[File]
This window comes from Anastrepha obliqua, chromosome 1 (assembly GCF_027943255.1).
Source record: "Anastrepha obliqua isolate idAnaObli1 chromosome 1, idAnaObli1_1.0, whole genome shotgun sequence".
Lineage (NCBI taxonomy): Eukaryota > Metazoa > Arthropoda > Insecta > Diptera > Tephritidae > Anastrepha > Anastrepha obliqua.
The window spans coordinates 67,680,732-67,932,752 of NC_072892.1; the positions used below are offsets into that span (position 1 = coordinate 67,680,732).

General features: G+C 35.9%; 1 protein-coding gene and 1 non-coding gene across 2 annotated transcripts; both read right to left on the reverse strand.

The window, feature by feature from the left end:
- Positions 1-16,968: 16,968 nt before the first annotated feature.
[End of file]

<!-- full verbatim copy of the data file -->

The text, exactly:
This window comes from Anastrepha obliqua, chromosome 1 (assembly GCF_027943255.1).
Source record: "Anastrepha obliqua isolate idAnaObli1 chromosome 1, idAnaObli1_1.0, whole genome shotgun sequence".
Lineage (NCBI taxonomy): Eukaryota > Metazoa > Arthropoda > Insecta > Diptera > Tephritidae > Anastrepha > Anastrepha obliqua.
The window spans coordinates 67,680,732-67,932,752 of NC_072892.1; the positions used below are offsets into that span (position 1 = coordinate 67,680,732).

General features: G+C 35.9%; 1 protein-coding gene and 1 non-coding gene across 2 annotated transcripts; both read right to left on the reverse strand.

The window, feature by feature from the left end:
- Positions 1-16,968: 16,968 nt before the first annotated feature.